Turkey welcomes refugees from Greece under European Union agreement aimed at stopping refugees from illegally entering Europe
Ankara on Monday began to return refugees from the island of Lesbos to Turkey, with the aim of lessening the influx of refugees into Europe.
Under the EU-Turkey deal, Ankara will welcome refugees from Greece into Turkey as the EU takes Syrian refugees from Turkey into EU countries in exchange.
The deal also pledges visa-free travel in the EU's Schengen Area for Turkish citizens, which is set to be sped up, along with the advance of Turkey's EU membership negotiations. In addition the EU will also send aid to help cover the billions of euros Turkey has spent on refugees over the past six years.
As the sun rose over the Aegean Sea early on Monday, two Turkish boats hired by Frontex carried 131 refugees from Lesbos to the metropolitan city of Izmir in western Turkey.
The refugees were accompanied by European Union officials while Greek police also boarded the boats.
Ewa Moncure, spokeswoman for the EU border agency Frontex, said the returnees were primarily from Pakistan and Bangladesh, while Syrians were to be transferred at a later time.
There are plans to return refugees from the nearby island of Chios as well, Moncure said.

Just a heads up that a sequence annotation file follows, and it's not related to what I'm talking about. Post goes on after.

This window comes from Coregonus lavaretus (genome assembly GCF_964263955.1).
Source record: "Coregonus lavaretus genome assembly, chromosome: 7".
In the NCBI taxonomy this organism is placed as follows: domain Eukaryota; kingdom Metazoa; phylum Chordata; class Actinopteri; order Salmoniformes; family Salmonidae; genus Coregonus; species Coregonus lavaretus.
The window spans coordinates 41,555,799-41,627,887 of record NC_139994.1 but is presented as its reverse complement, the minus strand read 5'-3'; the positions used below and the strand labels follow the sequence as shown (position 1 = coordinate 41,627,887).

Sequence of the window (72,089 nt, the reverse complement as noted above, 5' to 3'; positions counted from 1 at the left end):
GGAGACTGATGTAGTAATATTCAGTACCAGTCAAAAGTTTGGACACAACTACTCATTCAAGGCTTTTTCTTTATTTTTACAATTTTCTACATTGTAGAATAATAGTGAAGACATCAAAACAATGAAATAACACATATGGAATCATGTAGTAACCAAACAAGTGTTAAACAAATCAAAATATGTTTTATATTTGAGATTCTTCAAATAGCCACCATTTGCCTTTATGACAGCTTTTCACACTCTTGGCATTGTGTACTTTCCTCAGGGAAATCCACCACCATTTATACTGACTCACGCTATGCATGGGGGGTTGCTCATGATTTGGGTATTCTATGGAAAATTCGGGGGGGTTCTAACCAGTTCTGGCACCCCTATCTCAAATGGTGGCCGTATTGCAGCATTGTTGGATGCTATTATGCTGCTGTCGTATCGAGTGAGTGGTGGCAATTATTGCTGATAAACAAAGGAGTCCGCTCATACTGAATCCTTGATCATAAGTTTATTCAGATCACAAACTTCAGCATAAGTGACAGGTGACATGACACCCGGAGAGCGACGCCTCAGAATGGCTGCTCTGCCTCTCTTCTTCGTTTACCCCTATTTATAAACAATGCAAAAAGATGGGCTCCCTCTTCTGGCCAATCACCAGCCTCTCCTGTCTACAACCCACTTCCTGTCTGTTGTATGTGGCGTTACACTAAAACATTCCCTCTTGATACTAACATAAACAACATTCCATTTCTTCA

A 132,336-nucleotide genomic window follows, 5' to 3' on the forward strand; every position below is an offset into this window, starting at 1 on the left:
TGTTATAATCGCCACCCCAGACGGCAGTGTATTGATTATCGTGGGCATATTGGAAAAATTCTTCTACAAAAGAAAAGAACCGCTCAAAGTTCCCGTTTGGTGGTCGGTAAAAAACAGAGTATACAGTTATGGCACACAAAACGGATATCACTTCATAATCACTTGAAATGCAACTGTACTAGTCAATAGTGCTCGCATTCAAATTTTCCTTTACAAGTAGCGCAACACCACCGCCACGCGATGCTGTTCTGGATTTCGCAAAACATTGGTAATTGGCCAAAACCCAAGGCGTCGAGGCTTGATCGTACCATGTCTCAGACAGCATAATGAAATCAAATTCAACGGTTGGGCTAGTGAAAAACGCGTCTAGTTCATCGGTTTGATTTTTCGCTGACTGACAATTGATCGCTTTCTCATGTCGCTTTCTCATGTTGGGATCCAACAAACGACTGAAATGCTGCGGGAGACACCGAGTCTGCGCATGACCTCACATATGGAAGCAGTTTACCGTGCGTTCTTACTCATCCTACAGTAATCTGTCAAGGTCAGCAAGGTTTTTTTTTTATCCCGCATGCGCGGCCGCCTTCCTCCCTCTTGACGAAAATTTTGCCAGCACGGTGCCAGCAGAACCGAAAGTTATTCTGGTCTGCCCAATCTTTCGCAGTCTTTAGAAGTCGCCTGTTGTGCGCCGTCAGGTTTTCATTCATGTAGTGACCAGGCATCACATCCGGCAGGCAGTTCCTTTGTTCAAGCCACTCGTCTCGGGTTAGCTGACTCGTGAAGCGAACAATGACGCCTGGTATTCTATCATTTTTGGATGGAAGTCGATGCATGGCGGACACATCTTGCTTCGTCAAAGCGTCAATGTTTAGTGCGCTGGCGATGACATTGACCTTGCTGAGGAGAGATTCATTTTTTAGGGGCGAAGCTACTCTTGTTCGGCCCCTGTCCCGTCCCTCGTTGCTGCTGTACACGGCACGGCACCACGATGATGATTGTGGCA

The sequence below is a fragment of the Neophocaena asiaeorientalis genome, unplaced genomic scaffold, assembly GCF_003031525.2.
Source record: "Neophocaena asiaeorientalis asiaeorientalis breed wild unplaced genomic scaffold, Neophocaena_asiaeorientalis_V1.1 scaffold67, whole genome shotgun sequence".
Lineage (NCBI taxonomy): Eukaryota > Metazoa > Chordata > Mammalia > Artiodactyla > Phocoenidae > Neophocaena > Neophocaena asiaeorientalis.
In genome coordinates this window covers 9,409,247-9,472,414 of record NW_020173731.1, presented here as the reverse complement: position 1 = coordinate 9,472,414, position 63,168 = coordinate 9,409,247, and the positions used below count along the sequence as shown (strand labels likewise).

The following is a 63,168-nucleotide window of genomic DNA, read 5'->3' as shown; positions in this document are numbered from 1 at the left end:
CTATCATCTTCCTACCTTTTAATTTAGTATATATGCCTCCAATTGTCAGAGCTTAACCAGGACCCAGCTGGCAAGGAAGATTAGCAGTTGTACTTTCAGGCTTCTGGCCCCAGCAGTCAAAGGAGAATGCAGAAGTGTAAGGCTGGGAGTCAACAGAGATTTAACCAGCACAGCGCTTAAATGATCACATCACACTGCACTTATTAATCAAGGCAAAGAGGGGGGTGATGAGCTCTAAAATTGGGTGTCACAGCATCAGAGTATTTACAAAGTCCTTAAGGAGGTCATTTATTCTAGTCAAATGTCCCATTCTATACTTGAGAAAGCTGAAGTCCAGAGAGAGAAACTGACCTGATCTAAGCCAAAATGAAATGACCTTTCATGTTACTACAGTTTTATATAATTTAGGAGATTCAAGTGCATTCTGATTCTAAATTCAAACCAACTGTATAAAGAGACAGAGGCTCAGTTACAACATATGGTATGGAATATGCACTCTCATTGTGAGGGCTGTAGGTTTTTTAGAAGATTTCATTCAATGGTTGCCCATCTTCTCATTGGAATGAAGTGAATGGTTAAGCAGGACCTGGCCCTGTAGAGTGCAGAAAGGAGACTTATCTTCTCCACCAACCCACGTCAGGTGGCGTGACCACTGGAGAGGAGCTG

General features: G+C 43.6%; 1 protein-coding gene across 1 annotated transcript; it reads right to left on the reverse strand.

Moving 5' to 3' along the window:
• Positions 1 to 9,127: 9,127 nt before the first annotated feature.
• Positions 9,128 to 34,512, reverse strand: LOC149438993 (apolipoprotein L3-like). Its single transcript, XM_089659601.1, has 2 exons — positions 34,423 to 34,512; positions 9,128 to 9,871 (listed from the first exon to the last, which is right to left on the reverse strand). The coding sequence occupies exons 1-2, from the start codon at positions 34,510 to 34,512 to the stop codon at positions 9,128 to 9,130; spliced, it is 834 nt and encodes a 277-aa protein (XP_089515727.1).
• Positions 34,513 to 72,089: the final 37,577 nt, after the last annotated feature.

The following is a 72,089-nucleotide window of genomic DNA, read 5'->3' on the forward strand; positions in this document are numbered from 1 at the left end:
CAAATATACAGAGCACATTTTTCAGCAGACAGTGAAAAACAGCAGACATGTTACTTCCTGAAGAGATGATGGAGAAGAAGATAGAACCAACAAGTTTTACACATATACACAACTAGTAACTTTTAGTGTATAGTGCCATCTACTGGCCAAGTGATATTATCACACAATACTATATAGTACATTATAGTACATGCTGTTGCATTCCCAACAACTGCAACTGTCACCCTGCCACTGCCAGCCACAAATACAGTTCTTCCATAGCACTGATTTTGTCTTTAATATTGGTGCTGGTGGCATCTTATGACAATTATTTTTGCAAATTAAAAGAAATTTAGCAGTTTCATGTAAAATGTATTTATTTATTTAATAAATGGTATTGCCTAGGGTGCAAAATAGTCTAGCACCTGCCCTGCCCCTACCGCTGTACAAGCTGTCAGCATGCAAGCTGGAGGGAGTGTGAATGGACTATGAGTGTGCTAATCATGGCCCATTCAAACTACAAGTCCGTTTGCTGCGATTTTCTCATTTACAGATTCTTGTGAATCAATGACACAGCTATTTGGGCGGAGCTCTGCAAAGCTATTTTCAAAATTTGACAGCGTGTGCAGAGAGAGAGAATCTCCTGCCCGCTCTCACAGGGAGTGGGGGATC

Immigration officials in Turkey will continue the process of settling refugees in safety once they arrive at the Dikili (Izmir) readmission centre.
The United Nations High Commissioner for Refugees (UNHCR) said that across Greece numerous aspects of the system for receiving and dealing with people were still either not working or absent.
Some 5,600 refugees have been registered on the Greek islands since March 20, the date on which the agreement with Turkey went into effect.
The Turkish deputy prime minister last month said that the number of Syrian refugees in Turkey had exceeded 2.7 million, more than in any other country according to UN records.
European countries have so far failed to carry out even the most modest plans to tackle the crisis by resettling refugees.
EU diplomats have widely resisted a plan to eventually redistribute 160,000 asylum seekers from Greece and Italy to the rest of the EU.
Just 1,100 have been relocated so far out of that number, leading critics to say a mockery is being made of the principles of European solidarity and humanitarianism.
The EU is expected to reform its asylum system following the agreement with Turkey.